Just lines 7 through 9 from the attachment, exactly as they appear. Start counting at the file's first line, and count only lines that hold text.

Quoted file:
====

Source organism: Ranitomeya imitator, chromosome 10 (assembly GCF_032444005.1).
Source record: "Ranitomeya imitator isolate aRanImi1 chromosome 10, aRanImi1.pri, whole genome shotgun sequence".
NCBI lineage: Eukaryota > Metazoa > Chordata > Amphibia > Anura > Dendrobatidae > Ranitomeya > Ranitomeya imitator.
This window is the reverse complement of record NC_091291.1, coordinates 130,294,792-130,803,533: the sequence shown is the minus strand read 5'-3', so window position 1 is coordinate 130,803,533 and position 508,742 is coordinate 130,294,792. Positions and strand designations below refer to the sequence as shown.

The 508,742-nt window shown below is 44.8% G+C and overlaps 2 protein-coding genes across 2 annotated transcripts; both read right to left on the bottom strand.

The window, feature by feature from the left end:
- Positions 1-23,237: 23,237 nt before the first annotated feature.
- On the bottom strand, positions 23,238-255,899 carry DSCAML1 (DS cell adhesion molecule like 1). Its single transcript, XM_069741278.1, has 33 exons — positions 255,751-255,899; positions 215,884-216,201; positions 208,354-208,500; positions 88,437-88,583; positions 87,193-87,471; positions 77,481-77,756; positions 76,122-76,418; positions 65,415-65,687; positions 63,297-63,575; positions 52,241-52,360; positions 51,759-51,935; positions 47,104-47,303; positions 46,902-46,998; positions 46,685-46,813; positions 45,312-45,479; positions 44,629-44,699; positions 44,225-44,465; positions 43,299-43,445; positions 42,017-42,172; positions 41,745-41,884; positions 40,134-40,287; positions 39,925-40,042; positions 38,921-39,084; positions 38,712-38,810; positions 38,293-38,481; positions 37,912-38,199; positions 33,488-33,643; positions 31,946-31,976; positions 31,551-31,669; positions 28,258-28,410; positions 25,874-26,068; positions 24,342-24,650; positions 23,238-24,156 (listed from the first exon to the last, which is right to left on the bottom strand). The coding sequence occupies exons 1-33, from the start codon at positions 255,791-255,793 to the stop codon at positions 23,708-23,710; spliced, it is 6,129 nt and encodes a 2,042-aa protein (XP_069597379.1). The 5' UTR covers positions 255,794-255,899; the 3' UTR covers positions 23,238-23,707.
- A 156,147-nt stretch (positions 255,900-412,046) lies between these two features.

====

- Positions 1-23,237: 23,237 nt before the first annotated feature.
- On the bottom strand, positions 23,238-255,899 carry DSCAML1 (DS cell adhesion molecule like 1). Its single transcript, XM_069741278.1, has 33 exons — positions 255,751-255,899; positions 215,884-216,201; positions 208,354-208,500; positions 88,437-88,583; positions 87,193-87,471; positions 77,481-77,756; positions 76,122-76,418; positions 65,415-65,687; positions 63,297-63,575; positions 52,241-52,360; positions 51,759-51,935; positions 47,104-47,303; positions 46,902-46,998; positions 46,685-46,813; positions 45,312-45,479; positions 44,629-44,699; positions 44,225-44,465; positions 43,299-43,445; positions 42,017-42,172; positions 41,745-41,884; positions 40,134-40,287; positions 39,925-40,042; positions 38,921-39,084; positions 38,712-38,810; positions 38,293-38,481; positions 37,912-38,199; positions 33,488-33,643; positions 31,946-31,976; positions 31,551-31,669; positions 28,258-28,410; positions 25,874-26,068; positions 24,342-24,650; positions 23,238-24,156 (listed from the first exon to the last, which is right to left on the bottom strand). The coding sequence occupies exons 1-33, from the start codon at positions 255,791-255,793 to the stop codon at positions 23,708-23,710; spliced, it is 6,129 nt and encodes a 2,042-aa protein (XP_069597379.1). The 5' UTR covers positions 255,794-255,899; the 3' UTR covers positions 23,238-23,707.
- A 156,147-nt stretch (positions 255,900-412,046) lies between these two features.